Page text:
This report discusses how a ban on silencers for civilian use would enhance public safety. It also explores the agenda of the gun lobby and firearms industry in an attempt to expand it's market. The explosion in the popularity of silencers has significantly increased the likelihood they will be used in crime. The advantages of using silencers, including reduced noise and increased accuracy, make them attractive to mass shooters, terrorists, and common criminals. In addition, the administrative burden placed on the Bureau of Alcohol, Tobacco, Firearms and Explosives diverts resources from the agency's more important regulatory and law enforcement responsibilities. Conversely, silencers serve no sporting purpose.

Gun Violence in the Great Lakes States

April 1, 2019

This report offers select data on lethal gun violence in states located in the Great Lakes region (Illinois, Indiana, Michigan, Minnesota, Ohio, and Wisconsin) drawn from Violence Policy Center (VPC) publications issued in 2018 as well as additional research. Types of gun death detailed in this report are: overall gun death (suicides, homicides, and unintentional deaths); homicide; suicide; black homicide victimization; females killed by males; and, examples of non-self defense killings involving concealed handgun permit holders (for the years 2016, 2017, and 2018)

Black Homicide Victimization in the United States: An Analysis of 2015 Homicide Data

April 1, 2018

The devastation homicide inflicts on black teens and adults is a national crisis, yet it is all too often ignored outside of affected communities. This study examines the problem of black homicide victimization at the state level by analyzing unpublished Supplementary Homicide Report (SHR) data for black homicide victimization submitted to the Federal Bureau of Investigation (FBI). The information used for this report is for the year 2015 and is the most recent data available. This is the first analysis of the 2015 data on black homicide victims to offer breakdowns of cases inthe 10 states with the highest black homicide victimization rates and the first to rank the states by the rate of black homicide victims. It is important to note that the SHR data used in this report comes from law enforcement reporting at the local level. While there are coding guidelines followed by the law enforcement agencies, the amount of information submitted to the SHR system, and the interpretation that results in the information submitted (for example, gang involvement) will vary from agency to agency. While this study utilizes the best and most recent data available, it is limited by the quantity and degree of detail in the information submitted.

When Men Murder Women: An Analysis of 2015 Homicide Data

September 1, 2017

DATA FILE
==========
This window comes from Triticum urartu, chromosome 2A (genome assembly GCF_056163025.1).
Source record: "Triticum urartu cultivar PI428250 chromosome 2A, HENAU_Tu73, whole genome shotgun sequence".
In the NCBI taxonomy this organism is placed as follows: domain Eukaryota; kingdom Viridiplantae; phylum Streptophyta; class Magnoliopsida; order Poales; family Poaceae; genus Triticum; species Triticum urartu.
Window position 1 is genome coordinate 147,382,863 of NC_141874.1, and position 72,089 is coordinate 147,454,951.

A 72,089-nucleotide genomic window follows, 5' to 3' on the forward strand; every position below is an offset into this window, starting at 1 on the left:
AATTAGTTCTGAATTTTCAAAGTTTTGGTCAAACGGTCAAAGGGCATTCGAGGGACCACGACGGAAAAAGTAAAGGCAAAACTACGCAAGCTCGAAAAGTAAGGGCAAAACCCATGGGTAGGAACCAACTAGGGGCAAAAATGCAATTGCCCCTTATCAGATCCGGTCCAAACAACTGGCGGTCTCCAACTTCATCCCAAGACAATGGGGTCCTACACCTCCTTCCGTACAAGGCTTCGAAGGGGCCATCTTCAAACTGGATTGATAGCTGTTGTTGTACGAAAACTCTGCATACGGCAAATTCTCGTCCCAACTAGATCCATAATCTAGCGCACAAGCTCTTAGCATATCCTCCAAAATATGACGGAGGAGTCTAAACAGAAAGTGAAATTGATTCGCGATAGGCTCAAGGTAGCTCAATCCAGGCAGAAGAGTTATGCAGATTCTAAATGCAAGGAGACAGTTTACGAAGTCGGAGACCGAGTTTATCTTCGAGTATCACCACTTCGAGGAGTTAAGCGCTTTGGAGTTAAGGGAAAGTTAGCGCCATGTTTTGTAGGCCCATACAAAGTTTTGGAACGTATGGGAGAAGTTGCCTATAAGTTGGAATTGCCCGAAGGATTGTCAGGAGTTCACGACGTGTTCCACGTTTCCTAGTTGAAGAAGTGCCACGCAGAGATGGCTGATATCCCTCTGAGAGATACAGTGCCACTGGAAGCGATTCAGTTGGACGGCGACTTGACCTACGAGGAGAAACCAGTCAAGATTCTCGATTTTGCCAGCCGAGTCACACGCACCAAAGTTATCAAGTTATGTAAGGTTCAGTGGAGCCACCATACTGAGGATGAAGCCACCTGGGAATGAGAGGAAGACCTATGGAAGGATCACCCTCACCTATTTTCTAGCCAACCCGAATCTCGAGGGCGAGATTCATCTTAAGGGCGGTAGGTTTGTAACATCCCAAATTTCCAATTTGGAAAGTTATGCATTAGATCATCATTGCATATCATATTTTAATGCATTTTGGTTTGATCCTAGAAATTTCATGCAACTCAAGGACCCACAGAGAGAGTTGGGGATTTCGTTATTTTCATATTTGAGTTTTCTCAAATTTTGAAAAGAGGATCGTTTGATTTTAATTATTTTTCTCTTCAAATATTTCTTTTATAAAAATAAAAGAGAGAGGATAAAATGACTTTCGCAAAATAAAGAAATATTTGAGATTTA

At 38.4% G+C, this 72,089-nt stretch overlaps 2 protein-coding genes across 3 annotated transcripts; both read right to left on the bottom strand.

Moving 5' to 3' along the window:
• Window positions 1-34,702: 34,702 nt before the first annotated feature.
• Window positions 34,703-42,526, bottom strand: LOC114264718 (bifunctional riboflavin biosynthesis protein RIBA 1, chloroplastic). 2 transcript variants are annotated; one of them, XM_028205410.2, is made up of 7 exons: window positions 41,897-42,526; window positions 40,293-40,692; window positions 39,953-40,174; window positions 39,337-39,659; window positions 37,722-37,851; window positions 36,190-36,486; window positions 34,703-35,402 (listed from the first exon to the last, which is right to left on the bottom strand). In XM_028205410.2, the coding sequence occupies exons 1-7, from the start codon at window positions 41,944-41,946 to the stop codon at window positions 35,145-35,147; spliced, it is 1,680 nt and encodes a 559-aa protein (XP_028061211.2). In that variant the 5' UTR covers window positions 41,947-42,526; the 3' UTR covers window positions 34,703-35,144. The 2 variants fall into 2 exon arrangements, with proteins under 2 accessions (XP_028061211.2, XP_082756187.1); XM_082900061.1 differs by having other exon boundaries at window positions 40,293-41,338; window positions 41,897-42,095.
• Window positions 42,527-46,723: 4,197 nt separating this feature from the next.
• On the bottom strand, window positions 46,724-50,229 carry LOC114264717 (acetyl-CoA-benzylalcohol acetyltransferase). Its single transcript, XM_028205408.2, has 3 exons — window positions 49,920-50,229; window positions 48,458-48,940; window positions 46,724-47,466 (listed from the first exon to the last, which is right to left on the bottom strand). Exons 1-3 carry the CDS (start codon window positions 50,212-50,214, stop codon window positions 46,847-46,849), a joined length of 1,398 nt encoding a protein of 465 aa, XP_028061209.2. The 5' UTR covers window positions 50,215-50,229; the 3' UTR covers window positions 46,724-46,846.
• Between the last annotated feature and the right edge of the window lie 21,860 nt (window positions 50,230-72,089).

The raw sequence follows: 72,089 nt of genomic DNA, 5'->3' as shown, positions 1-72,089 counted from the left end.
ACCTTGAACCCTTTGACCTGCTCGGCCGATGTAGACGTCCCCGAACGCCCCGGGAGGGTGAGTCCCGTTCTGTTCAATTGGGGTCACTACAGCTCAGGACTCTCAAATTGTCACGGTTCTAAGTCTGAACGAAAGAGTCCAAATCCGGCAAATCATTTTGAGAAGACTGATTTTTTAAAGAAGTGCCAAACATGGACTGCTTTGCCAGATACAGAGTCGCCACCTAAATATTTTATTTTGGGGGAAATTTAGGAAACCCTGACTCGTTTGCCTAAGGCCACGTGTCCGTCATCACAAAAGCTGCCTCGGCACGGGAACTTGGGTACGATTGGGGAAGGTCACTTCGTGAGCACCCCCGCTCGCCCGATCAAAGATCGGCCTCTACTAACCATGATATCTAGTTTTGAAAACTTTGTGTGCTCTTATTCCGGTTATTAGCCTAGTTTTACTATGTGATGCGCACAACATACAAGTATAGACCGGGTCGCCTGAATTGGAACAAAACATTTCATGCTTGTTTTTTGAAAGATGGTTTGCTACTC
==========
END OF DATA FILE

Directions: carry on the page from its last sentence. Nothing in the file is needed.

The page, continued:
Intimate partner violence against women is all too common and takes many forms. The most serious is homicide by an intimate partner. Guns can easily turn domestic violence into domestic homicide. One federal study on homicide among intimate partners found that female intimate partners are more likely to be murdered with a firearm than all other means combined, concluding that "the figures demonstrate the importance of reducing access to firearms in households affected by IPV [intimate partner violence]." Guns are also often used in non-fatal domestic violence. A study by Harvard School of Public Health researchers analyzed gun use at home and concluded that "hostile gun displays against family members may be more common than gun use in self-defense, and that hostile gun displays are often acts of domestic violence directed against women." The U.S. Department of Justice has found that women are far more likely to be the victims of violent crimes committed by intimate partners than men, especially when a weapon is involved. Moreover, women are much more likely to be victimized at home than in any other place.A woman must consider the risks of having a gun in her home, whether she is in a domestic violence situation or not. While two thirds of women who own guns acquired them "primarily for protection against crime," the results of a California analysis show that "purchasing a handgun provides no protection against homicide among women and is associated with an increase in their risk for intimate partner homicide." A 2003 study about the risks of firearms in the home found that females living with a gun in the home were nearly three times more likely to be murdered than females with no gun in the home. Finally, another study reports, women who were murdered were more likely, not less likely, to have purchased a handgun in the three years prior to their deaths, again invalidating the idea that a handgun has a protective effect against homicide.While this study does not focus solely on domestic violence homicide or guns, it provides a starkreminder that domestic violence and guns make a deadly combination. According to reports submitted to the Federal Bureau of Investigation (FBI), firearms are rarely used to kill criminals or stop crimes. Instead, they are all too often used to inflict harm on the very people they were intended to protect.